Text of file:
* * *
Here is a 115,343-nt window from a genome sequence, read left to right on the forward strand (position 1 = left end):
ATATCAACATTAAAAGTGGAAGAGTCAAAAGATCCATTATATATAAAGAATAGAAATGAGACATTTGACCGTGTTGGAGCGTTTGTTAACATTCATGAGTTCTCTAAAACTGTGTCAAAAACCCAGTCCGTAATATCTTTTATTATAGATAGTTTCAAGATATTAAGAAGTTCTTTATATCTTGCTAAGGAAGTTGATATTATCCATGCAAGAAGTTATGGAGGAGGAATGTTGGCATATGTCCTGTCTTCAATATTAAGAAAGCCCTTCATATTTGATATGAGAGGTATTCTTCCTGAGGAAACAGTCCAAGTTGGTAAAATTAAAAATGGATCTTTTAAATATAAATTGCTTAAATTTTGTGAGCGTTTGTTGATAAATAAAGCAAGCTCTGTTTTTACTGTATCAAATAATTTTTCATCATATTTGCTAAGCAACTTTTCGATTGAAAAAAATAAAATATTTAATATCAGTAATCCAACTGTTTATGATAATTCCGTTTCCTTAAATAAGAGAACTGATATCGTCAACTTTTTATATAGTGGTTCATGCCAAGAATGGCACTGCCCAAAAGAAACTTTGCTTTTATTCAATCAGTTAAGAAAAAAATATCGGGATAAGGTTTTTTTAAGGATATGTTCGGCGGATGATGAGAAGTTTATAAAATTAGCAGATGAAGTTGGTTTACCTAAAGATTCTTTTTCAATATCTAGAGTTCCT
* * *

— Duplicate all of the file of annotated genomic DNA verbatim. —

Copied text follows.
Here is a 115,343-nt window from a genome sequence, read left to right on the forward strand (position 1 = left end):
ATATCAACATTAAAAGTGGAAGAGTCAAAAGATCCATTATATATAAAGAATAGAAATGAGACATTTGACCGTGTTGGAGCGTTTGTTAACATTCATGAGTTCTCTAAAACTGTGTCAAAAACCCAGTCCGTAATATCTTTTATTATAGATAGTTTCAAGATATTAAGAAGTTCTTTATATCTTGCTAAGGAAGTTGATATTATCCATGCAAGAAGTTATGGAGGAGGAATGTTGGCATATGTCCTGTCTTCAATATTAAGAAAGCCCTTCATATTTGATATGAGAGGTATTCTTCCTGAGGAAACAGTCCAAGTTGGTAAAATTAAAAATGGATCTTTTAAATATAAATTGCTTAAATTTTGTGAGCGTTTGTTGATAAATAAAGCAAGCTCTGTTTTTACTGTATCAAATAATTTTTCATCATATTTGCTAAGCAACTTTTCGATTGAAAAAAATAAAATATTTAATATCAGTAATCCAACTGTTTATGATAATTCCGTTTCCTTAAATAAGAGAACTGATATCGTCAACTTTTTATATAGTGGTTCATGCCAAGAATGGCACTGCCCAAAAGAAACTTTGCTTTTATTCAATCAGTTAAGAAAAAAATATCGGGATAAGGTTTTTTTAAGGATATGTTCGGCGGATGATGAGAAGTTTATAAAATTAGCAGATGAAGTTGGTTTACCTAAAGATTCTTTTTCAATATCTAGAGTTCCT